It's been a long road. I first set out to write a full-length novel in 2002 odd, the result being the highly amusing but - in my opinion - unpublishable novel Space. This was to be the start of a very nasty writing habit indeed - I had decided, for reasons I have mostly forgotten, that I wanted in print and that was to that. I'd keep slamming into the brick wall until I got what I wanted.
It doesn't quite work like that, of course.
Space was undoubtedly funny, but agents kept saying things like 'We don't get humour' and 'Humour is a hard sell', whilst universally acknowledging they found it highly amusing. Which is, you have to admit, funny. So I set out to write a serious book and that became Olives, my first 'real' book. Olives is about being a foreigner, a tourist who becomes embroiled in the events we all see on the TV when we're sitting down comfortably. It's about love and betrayal and it's set in Jordan, a Jordan where the good guys and bad guys are really hard to tell apart and where the next lie is just around the corner.
Olives is a book very close to my heart indeed. I followed it by writing Beirut, a testosterone-soaked spy thriller with thousands of sizzling gypsies, which landed me an agent (after something like 250 rejections) and a chance to get my work slid under 24 of London's most editorially respected eyeballs at the London Book Fair this year. They all came back with variations on 'no' - a process that took an incredible, destructive seven months to wrap up. No the British reader doesn't understand the Middle East, no we don't feel this will sell in supermarkets, no it'll take investment to break, no it's not quite for us, no we don't do war zones (Jad, get that certificate ready!) and so on.
All of this has been happening as the world of publishing is being not only transformed, but torn apart by the Internet. The Kindle alone has driven a stake right into the heart of 'traditional' publishing and I have long resisted the blandishments of friends like revolutionary barricade-manning author Dan Holloway even as I watched authors turning to new formats to find their audiences as traditional publishing invested minimally in supermarket-friendly romcom slapped out in trays of 3 for 2 deals. I held out. I wanted the validation and scale traditional publishing could give me.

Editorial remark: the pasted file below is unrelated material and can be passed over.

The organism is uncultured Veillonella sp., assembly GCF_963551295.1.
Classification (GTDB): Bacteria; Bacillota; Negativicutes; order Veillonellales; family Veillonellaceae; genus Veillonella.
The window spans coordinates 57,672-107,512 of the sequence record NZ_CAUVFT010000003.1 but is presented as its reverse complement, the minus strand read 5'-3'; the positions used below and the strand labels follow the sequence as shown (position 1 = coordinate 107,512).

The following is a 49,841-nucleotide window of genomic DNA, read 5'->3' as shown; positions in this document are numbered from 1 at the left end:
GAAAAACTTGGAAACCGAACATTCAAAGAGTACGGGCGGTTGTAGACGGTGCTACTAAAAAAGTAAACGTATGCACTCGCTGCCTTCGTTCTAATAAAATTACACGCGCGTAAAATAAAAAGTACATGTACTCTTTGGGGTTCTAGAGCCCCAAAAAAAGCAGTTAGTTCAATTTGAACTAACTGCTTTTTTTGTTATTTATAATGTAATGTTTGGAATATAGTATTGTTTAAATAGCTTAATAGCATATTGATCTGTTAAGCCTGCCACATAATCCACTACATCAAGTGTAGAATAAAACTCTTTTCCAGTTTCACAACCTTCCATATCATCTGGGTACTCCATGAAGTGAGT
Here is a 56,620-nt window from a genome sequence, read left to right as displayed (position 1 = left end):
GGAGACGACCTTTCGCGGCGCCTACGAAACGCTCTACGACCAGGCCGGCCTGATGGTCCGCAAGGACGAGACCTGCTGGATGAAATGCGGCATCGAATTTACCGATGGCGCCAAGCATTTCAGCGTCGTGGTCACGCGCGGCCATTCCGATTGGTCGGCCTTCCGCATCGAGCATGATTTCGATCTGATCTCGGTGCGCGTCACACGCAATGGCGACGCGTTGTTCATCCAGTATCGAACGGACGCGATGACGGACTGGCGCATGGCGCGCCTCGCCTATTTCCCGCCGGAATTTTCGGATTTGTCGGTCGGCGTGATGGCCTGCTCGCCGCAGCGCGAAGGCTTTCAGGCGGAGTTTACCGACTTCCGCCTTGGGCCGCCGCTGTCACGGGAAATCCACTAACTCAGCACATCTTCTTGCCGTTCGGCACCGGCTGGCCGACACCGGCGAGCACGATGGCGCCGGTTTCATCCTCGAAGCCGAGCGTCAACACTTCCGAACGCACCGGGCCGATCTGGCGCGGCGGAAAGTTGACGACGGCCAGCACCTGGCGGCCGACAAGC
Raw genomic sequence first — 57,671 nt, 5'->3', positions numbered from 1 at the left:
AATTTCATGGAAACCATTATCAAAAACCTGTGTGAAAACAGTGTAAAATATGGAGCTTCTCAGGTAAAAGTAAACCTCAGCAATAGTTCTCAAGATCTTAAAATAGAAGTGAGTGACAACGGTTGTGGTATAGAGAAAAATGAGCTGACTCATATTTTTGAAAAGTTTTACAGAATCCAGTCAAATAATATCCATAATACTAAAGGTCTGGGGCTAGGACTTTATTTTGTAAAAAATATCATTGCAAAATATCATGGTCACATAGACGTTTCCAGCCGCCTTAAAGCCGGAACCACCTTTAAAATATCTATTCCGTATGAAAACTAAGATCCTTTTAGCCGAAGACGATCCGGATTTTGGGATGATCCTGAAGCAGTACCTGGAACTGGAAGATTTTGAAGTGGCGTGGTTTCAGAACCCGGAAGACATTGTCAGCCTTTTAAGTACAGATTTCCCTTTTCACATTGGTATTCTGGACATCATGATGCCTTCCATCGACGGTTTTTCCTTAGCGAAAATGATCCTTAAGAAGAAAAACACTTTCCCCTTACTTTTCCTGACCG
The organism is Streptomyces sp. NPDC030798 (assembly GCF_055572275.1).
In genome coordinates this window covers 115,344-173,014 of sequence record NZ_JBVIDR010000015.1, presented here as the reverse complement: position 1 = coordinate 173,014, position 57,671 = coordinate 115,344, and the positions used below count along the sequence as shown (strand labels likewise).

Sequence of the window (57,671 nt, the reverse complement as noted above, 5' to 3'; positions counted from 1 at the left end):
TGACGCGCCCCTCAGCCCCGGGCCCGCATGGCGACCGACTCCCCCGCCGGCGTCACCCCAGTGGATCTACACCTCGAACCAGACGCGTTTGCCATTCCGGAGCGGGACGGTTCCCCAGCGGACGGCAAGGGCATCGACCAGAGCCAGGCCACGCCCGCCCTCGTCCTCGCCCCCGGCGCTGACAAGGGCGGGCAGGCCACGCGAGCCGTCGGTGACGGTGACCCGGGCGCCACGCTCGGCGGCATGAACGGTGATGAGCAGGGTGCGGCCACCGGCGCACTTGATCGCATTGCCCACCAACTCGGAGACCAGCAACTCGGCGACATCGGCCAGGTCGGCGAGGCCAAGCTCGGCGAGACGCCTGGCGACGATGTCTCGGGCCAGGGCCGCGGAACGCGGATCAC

Except as I have travelled further down this road, I have come to realise not only do I not need either of those from traditional publishing - they're not on offer in any case. On the validation front, getting an agent to sign me up was validation enough - but it goes further than that. Today, self publishing isn't vanity publishing, it's not the exclusive preserve of unreadable memoirs and books by nutters (although, let us be clear, there are plenty of those out there). It's not only part of the mainstream, it's driving millions of sales. There has never been so much choice for consumers, so much so it's actually a challenge to work out what's good, bad or ugly out there. Validation comes not from being picked by the gatekeeper (let us not forget, over 98% of books in print sell less than 500 copies) but from selling books to people who like them. If I'm truthful with myself, I don't need a publisher to do that any more. I can do it, as Celine Dion tells us (repeatedly and to my invariable irritation) all by myself.
As for scale, I now know enough published authors who have found they are forced to market themselves because their publishers are putting them on the backburner, who have trudged weary miles to earn back their paltry advances and who are bitter, dejected and generally pissed off with the whole demeaning and disempowering experience that publishing in the Age of Fear has become. I know authors who have been completely disassociated from their work, who have given up any ownership of the look and feel of their hard graft only to find the result, crass and unimaginative, has been shunned by the book sales team because there's something sexier in that month's basket. And the book sales team is what puts you on shelves, not editors.
And, actually, when it comes down to it, I want my cover to be designed by Naeema Zarif. I don't want to give that up. And I want that 'difficult' scene left in. And I want to let my work speak for people, not pander to their vanities.
So Olives is finally (seven years after it was first written) going to be a tale that gets told, not a manuscript locked in a dusty filing cabinet. Whoever buys it, however many people read it, it'll at least get the public airing traditional publishing denied it. And if just two people read it, that's two more than would have read it otherwise.
I'll be documenting the road to self publishing as we limber up to the launch of the book, just because it's been quite fun to self publish in the UAE. Olives, a violent romance, launches at the Sharjah International Book Fair on the 20th November 2011 with an evening event at the Fair. More on that later. For now, I'm busy working to try and get multiple editions ready for multiple platforms, including a 'booky book' print edition for the Middle East which has been made necessary by the fact Amazon et al won't sell us content online. That alone has been a story worth dining out on, I can tell you.
Oddly, this has all meant that I have once again become a publisher, having joyfully escaped the world of publishing some fifteen years ago...